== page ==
For years, people have been telling Adrienne Hartman she doesn’t look like she works in IT. When Michelle Schuler, now of Microsoft, co-founded Women in Technology Wisconsin, or WIT, three years ago, she wanted to take aim at the stereotypes about who works in IT as well as provide a way to support women and girls in technology. Hartman, who also serves as director of e-commerce and campaign sales for J. J. Keller & Associates, recently took over as president of WIT. She talked to Insight reporter Jessica Thiel about her goal to further the organization’s mission of empowering females in technology — and continuing to challenge the ideas about what an IT professional looks like.
Insight: You’ve been involved in Women in Technology since its inception. What makes you passionate about that work?
Adrienne Hartman: I’m passionate about many parts of Women in Technology. Originally, our founder Michelle Schuler was inspired because she realized that we had a lot of female technology professionals in the Fox Valley who didn’t know each other. As she started going down that path, she realized there was a bigger issue here. That bigger issue was that we have a gap between the number of people who are pursuing technology careers and the number of positions that are open.
As we really got into this, we realized that the number of girls pursuing these degrees has been decreasing since the 1980s. We hit a peak in the ’80s when around 34 percent of computer science graduates were females, and that number has been declining ever since, which is strange and sad. I’m passionate about wanting to help girls find their way and feel good about what they’re doing; helping college students stay interested in this technology degree; and helping women feel empowered and connected to their network. You can see it when you come to our meetings, that women feel comfortable, and they just have a different sense of purpose being in the room.
What parts of your work with WIT do you find gratifying?
I love it when I am with a young girl and seeing her have that spark of “I can do this” — when she has this moment of “I just made the computer do this thing, and I figured out a way to make this work and I can do it.” When they have that sense of pride, I really, really love that.
What hurdles must girls overcome when it comes to IT careers?
It’s hard for girls. Imagine if you’re a middle school girl, and you think you might be interested in technology in some way. So, you sign up for a coding club or you sign up for a class. Usually in middle school it might be a coding club, and when you show up for the first coding club, it’s all boys. And it’s boys who’ve been doing video gaming and some basic-level programming for years, so they seem like they know what they’re doing. It can be really intimidating for these girls to walk into that environment.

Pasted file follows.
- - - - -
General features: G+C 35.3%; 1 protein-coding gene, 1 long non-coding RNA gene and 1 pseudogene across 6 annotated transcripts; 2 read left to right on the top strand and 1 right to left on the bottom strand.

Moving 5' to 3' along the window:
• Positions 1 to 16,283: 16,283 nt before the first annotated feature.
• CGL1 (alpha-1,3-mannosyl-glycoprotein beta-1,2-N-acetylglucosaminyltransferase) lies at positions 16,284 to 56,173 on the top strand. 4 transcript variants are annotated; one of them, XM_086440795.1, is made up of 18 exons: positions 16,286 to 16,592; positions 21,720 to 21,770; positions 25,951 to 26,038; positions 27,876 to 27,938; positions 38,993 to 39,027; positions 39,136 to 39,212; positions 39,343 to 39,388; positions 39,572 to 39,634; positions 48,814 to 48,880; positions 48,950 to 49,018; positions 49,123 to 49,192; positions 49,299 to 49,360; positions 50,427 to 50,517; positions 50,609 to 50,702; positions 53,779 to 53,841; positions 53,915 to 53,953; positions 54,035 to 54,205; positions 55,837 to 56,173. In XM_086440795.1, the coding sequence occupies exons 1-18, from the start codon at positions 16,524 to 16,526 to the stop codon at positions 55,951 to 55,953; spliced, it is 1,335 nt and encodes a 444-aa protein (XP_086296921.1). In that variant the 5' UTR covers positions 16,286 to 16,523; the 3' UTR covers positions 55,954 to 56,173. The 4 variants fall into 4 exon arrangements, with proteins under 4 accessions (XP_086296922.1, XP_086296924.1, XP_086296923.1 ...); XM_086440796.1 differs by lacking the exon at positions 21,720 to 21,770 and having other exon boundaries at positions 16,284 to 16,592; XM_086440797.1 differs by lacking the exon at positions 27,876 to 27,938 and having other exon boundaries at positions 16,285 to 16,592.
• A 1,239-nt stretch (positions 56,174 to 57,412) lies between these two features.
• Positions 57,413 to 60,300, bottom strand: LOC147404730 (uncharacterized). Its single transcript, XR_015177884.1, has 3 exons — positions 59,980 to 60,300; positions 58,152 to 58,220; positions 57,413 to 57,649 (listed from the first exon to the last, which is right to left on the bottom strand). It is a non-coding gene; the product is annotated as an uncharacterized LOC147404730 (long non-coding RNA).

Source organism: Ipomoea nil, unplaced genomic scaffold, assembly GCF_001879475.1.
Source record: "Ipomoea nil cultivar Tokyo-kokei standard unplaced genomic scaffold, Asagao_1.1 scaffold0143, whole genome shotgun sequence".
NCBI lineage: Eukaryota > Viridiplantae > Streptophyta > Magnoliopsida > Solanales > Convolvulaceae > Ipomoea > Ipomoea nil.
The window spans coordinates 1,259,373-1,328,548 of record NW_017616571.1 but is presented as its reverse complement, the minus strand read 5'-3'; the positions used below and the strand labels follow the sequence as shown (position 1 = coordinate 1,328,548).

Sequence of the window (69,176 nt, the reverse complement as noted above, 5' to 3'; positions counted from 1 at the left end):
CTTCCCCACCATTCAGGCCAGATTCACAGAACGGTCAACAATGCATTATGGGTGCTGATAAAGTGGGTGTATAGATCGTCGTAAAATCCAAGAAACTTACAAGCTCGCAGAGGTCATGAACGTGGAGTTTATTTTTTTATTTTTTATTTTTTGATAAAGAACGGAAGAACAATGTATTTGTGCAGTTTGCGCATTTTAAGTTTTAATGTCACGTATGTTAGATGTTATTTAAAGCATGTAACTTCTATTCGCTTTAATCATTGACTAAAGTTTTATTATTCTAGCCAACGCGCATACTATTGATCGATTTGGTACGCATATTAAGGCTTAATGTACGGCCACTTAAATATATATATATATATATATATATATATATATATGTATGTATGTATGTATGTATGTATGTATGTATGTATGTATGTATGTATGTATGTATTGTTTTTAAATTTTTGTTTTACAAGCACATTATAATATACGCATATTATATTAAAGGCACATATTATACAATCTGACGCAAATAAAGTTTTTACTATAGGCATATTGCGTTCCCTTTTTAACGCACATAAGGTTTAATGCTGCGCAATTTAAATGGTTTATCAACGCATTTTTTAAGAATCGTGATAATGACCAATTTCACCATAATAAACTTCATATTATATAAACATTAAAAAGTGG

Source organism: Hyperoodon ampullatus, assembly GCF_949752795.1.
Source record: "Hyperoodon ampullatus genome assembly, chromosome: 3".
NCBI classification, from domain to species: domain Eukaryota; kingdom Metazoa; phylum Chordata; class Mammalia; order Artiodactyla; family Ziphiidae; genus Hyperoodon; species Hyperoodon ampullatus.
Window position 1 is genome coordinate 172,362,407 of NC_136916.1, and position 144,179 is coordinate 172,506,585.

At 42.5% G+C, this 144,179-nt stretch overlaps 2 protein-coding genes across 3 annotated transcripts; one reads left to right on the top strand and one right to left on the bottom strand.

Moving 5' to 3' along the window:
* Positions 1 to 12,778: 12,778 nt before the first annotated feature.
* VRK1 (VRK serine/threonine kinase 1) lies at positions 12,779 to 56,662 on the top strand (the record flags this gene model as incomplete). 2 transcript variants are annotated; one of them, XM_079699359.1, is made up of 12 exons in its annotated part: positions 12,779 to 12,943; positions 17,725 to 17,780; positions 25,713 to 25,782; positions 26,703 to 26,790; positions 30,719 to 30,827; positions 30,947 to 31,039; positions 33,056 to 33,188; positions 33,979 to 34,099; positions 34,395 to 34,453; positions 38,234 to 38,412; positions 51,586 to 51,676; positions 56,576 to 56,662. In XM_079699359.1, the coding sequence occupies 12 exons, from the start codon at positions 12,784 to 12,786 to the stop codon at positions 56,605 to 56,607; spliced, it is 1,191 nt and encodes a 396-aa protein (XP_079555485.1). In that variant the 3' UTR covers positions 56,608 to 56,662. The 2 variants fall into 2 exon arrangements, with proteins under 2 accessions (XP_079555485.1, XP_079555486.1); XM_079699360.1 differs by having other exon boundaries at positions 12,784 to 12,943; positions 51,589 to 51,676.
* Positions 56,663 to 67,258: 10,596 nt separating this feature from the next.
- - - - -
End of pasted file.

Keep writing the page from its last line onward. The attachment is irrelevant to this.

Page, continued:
There are a number of girls who have told us they feel alone. When I talk to girls who are going through that, I talk to them about being alone and tell them, “Yeah, I was alone, too, and now I lead an amazing and diverse team.” I think girls like to hear that message. They like to be inspired by that and know that there is a light, but they also like having a safe place (like WIT4Girls), where they can go to this club and it’s all girls or it’s 95 percent girls and two boys.
What do you hope to accomplish with WIT this year?
We’re going through a strategic planning process. Kurt Hahlbeck (of Advancing AI Wisconsin) is helping facilitate that. We have received a number of requests to expand our program beyond the Fox Valley. People have heard that what we’re doing is working well, and they want us to grow into their communities as well. We’re looking at that. We’re not committing to doing that yet. That’s part of our strategy planning sessions. We need to figure out how to grow in the right way, so we don’t grow too fast and risk anything that’s working well here.
We’re continuing to grow our programs for girls as well. Really, that one is only limited by the number of volunteers we have. We’re in a number of schools. We have a number of members who are also teaching TEALS courses in schools. We’re expanding our college mentorship program where any female college student in one of the six colleges where we have an active program running, we will match them with a professional partner. Those girls … who have a professional partner or mentor (are) more likely to stick with their program and graduate.
What would you like to impart to girls interested in IT careers?
I wish girls, and quite honestly, boys, would realize that the stereotypes they have heard about careers in technology are probably wrong. This is a fun, dynamic, exciting career path, and there are so many different career paths it can take. Everyone in a technology career is not sitting at a computer, heads down coding all day, every day.
(In) one of our programs, we really talk about the 12 different types of careers in technology. There are so many different avenues a person can take, but sometimes maybe (people) see a stereotype of someone in a movie who does help desk support, and they think that’s what IT is. It is
so much more than that. As the world is changing, and we’re offering so many new technologies and robotics, there are so many opportunities, even here in the Fox Valley. (There are) a lot of job opportunities in the area, and these are good-paying jobs. In Wisconsin, STEM careers are paying $30,000 a year more than non-STEM careers. For people who want to enter the workforce now and want a sustaining, long-term career, it’s a really good route to consider.